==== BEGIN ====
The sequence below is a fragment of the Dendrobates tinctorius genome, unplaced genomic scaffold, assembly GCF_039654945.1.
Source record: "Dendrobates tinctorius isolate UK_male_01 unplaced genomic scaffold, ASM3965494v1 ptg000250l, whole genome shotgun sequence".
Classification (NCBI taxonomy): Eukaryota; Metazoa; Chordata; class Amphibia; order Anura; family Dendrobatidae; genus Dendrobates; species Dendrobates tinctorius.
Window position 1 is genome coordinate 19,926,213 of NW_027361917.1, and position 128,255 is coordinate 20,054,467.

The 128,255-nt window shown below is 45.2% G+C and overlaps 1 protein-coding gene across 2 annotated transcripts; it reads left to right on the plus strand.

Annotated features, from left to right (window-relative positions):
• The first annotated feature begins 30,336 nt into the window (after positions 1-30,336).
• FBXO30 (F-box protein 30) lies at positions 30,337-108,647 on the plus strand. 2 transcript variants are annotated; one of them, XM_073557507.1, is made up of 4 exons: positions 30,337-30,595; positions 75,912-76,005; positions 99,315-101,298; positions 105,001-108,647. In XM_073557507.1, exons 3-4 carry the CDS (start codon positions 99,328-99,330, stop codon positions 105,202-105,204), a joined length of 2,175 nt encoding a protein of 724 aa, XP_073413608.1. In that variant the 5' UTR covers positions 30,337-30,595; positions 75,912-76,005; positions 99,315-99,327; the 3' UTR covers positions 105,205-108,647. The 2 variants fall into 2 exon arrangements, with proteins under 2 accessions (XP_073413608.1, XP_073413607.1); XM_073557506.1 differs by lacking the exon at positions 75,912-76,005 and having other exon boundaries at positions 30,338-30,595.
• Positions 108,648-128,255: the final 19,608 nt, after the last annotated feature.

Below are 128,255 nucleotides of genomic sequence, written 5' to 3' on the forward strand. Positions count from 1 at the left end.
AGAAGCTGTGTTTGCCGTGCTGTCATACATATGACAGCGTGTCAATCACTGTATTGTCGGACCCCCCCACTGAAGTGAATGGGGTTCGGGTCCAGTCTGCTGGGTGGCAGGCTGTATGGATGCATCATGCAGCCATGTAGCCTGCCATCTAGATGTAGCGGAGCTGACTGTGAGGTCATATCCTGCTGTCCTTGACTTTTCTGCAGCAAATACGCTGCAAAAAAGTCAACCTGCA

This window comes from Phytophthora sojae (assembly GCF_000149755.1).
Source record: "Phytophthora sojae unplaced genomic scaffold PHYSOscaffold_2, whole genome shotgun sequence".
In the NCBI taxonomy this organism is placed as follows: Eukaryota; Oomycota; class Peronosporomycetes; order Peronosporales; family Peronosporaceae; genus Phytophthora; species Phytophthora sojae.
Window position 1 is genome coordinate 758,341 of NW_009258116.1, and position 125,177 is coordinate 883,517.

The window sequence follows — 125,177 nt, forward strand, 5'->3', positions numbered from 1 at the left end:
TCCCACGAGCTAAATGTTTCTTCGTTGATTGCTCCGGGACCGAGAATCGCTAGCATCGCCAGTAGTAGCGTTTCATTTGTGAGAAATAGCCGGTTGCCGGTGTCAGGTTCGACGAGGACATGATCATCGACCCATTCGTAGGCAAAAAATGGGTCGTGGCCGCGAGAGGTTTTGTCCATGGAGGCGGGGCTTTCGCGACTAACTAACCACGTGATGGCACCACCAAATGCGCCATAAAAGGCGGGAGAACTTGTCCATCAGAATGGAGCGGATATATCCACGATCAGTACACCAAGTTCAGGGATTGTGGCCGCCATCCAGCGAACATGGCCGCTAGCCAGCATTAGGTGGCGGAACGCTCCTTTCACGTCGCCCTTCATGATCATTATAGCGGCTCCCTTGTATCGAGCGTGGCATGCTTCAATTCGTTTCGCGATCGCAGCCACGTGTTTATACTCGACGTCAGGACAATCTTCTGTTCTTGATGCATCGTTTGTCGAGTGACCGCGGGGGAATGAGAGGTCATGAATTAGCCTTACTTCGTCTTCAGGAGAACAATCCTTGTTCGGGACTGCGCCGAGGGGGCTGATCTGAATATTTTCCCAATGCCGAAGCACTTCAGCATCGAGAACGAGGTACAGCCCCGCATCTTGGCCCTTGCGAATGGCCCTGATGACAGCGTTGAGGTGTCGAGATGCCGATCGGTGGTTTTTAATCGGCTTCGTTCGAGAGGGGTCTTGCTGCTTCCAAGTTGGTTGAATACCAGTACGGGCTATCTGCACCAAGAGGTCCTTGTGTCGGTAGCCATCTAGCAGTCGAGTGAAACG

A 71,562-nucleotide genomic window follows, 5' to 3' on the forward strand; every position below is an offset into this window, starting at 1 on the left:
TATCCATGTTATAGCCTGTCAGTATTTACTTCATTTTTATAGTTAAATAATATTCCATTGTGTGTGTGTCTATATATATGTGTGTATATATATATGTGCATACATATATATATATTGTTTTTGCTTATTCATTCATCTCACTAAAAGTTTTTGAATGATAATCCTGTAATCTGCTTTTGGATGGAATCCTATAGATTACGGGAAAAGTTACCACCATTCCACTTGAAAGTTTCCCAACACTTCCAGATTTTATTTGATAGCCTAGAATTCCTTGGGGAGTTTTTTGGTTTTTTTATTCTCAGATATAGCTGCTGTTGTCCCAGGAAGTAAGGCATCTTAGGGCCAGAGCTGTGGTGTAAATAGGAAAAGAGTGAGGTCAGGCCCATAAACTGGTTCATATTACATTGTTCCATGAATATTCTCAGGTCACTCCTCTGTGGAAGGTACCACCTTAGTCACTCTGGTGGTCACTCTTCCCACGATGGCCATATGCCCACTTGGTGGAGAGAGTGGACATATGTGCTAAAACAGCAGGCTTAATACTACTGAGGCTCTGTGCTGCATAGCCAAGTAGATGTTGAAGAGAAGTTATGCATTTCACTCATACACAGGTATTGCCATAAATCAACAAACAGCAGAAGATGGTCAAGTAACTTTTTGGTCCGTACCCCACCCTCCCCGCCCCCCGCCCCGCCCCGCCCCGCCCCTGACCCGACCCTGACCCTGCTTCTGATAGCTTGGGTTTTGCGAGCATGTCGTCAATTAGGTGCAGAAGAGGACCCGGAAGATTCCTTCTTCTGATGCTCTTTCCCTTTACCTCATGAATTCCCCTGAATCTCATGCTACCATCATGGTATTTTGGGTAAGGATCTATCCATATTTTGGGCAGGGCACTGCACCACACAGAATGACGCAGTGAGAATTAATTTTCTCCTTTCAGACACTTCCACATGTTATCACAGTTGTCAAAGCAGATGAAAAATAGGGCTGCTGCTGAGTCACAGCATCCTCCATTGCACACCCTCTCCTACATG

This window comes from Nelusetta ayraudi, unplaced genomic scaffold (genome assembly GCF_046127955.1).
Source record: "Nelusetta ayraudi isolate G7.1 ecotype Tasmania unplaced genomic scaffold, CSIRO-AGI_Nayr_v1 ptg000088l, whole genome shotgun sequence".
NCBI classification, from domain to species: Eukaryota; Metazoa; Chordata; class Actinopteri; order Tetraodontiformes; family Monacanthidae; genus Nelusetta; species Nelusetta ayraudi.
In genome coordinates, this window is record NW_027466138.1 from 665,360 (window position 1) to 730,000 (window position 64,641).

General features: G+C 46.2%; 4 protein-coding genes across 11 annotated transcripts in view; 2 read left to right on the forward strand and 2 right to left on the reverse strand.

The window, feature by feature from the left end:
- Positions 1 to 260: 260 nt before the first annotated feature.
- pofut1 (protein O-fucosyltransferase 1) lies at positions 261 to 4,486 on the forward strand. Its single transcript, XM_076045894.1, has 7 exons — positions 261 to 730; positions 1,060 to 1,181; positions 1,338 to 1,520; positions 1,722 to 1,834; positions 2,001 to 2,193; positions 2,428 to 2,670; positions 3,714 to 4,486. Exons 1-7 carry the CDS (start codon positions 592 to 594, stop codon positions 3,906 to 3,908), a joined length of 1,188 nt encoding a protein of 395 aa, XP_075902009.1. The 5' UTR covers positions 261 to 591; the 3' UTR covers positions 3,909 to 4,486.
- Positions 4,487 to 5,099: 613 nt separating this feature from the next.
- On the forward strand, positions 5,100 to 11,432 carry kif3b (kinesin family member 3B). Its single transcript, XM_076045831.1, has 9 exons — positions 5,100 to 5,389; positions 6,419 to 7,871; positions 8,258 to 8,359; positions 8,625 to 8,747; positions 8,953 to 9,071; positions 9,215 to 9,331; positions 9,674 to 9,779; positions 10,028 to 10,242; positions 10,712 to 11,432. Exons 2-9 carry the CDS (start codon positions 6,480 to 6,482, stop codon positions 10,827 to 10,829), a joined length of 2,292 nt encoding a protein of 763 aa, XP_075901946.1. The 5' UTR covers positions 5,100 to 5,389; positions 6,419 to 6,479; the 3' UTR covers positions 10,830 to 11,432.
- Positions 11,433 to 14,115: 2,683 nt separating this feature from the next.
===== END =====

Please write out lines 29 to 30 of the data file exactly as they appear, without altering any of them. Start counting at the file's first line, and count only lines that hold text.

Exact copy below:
- On the forward strand, positions 5,100 to 11,432 carry kif3b (kinesin family member 3B). Its single transcript, XM_076045831.1, has 9 exons — positions 5,100 to 5,389; positions 6,419 to 7,871; positions 8,258 to 8,359; positions 8,625 to 8,747; positions 8,953 to 9,071; positions 9,215 to 9,331; positions 9,674 to 9,779; positions 10,028 to 10,242; positions 10,712 to 11,432. Exons 2-9 carry the CDS (start codon positions 6,480 to 6,482, stop codon positions 10,827 to 10,829), a joined length of 2,292 nt encoding a protein of 763 aa, XP_075901946.1. The 5' UTR covers positions 5,100 to 5,389; positions 6,419 to 6,479; the 3' UTR covers positions 10,830 to 11,432.
- Positions 11,433 to 14,115: 2,683 nt separating this feature from the next.